4 Tips For Conducting Performance Reviews In A Hybrid Workplace Successfully

26 September 2022

7 min read

Lynette Teo
Lynette Teo

Performance evaluations have long been a useful tool for finding out how good the employees in your company are at doing their jobs, as well as the skills and competencies they should focus on developing to progress in their careers.

However, COVID-19 forced everyone to adopt work-from-home (WFH) arrangements for their employees. This made traditional performance evaluations less useful than before, as traditional indicators were biased towards time spent in the office.

With most employees now working remotely, this has made conducting performance evaluations more of a challenge.

Why Is The Old Way Of Conducting Performance Reviews No Longer Useful?

That’s because pre-existing biases against remote work by management are clashing with new trends towards transitioning to remote or hybrid work arrangements.

And this will continue to be an issue, given that remote working isn’t going away. 6 out of 10 firms interviewed by TODAY would retain hybrid work arrangements in the aftermath of the COVID-19 pandemic.

In fact, we are already seeing how these biases are affecting performance evaluations. 

GetApps conducted an Employee Experience Survey, in which 43% of employees who went from working completely on-site to a hybrid or remote work arrangement during the pandemic said that the way their employers conducted their performance evaluations hasn’t changed.

That’s a problem. You’ll have to adapt the way your company does performance evaluations to account for the realities of today’s hybrid workplaces.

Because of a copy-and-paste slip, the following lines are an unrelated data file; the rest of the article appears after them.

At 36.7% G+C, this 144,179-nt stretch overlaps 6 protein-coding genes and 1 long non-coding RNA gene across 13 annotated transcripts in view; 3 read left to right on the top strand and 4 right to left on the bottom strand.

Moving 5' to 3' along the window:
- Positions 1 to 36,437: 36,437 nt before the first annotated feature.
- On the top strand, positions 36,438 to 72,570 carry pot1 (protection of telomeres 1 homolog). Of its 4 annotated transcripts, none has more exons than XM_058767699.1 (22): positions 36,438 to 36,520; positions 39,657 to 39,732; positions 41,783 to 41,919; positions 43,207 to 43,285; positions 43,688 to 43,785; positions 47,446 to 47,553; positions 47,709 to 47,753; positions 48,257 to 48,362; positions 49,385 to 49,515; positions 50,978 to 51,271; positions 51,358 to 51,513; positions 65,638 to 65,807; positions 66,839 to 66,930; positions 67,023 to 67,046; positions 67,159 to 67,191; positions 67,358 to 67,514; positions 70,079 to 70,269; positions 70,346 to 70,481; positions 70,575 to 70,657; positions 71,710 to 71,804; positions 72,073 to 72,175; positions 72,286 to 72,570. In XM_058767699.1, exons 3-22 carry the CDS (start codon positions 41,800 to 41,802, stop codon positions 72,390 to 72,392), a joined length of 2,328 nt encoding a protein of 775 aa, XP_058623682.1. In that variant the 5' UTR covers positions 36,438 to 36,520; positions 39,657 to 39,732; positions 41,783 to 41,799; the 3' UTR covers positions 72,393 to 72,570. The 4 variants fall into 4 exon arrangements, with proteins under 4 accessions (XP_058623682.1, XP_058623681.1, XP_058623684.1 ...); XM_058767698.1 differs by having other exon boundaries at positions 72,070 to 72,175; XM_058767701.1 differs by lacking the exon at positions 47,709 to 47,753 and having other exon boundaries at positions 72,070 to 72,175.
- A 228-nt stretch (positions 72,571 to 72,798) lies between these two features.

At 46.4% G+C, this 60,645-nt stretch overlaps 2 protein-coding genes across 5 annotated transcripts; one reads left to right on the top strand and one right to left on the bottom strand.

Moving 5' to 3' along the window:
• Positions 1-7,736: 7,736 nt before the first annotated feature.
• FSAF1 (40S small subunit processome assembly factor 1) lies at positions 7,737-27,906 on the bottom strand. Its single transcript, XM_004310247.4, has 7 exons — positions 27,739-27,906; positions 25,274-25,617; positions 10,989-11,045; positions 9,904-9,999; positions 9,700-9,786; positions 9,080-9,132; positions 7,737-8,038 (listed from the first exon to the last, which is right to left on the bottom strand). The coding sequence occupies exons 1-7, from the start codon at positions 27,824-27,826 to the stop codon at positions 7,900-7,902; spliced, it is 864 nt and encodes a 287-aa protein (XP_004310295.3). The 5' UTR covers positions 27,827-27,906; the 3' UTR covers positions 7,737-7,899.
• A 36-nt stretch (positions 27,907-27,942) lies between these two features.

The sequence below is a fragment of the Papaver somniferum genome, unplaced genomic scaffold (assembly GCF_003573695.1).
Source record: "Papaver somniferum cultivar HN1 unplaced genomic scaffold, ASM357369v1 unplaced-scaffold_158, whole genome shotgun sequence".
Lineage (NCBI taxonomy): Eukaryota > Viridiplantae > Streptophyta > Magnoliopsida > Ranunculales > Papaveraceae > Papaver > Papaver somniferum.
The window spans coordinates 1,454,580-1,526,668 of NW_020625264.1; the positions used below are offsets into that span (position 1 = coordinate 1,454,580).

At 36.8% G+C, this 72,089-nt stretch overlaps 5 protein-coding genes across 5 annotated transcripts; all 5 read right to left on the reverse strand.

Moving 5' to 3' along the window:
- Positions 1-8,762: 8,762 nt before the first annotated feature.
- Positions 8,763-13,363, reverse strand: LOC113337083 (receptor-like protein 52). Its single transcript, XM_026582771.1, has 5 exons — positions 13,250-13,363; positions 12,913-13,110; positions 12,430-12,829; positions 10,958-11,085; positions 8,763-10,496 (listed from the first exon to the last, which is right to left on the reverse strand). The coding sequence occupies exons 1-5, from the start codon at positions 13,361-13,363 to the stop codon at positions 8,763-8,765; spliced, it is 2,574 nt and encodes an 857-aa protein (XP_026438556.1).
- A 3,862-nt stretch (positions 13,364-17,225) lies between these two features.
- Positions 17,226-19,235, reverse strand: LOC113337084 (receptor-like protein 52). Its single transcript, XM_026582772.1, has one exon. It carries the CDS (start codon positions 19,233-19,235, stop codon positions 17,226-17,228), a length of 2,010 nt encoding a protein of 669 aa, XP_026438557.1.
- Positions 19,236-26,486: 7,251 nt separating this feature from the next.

Here are 4 tips to help you do so.

1. Eliminate Bias From Your Performance Reviews

Many managers have an inherent bias against remote working, and it’s become a real problem for performance reviews with the trend towards a remote or hybrid workspace.

According to research, managers tend to favor in-office workers over remote ones unintentionally. That’s because we, as people, build deeper bonds with people directly in front of us more easily.

This tendency can lead you to believe that direct reports who work in close proximity to you are more productive and efficient than those working remotely from home. This is what we call proximity bias, and it can creep into the performance reviews you subsequently conduct for remote and/or hybrid reports.

It can cause those of your direct reports in remote or hybrid work arrangements to feel overlooked and undervalued during these reviews. This defeats the aim of remote work, and worse still, negatively affects the effectiveness of your company as a whole.

This, in turn, can lead to greater employee turnover and lower retention, incurring further costs for your company.

However, there are several powerful strategies you can use to mitigate the impact of proximity bias when conducting a performance review:

Regular check-ins

Providing continuous feedback helps your employees improve on their work

One-on-one calls

This helps you maintain communication with individual employees, and stay up-to-date on their progress.

Demonstrate your willingness to assist

This empower your employees to share their concerns, letting you know of any issues in their workflows that much sooner

Deal with existing issues promptly

This helps you gain the trust of your employees

Foster collaboration

Schedule a team meeting every two weeks to encourage collaboration between team members.

When they’re kept in the loop, receive regular feedback, and their requirements are acknowledged and fulfilled, your employees feel more empowered. They’ll also be more inclined to believe their performance reviews were fairly conducted.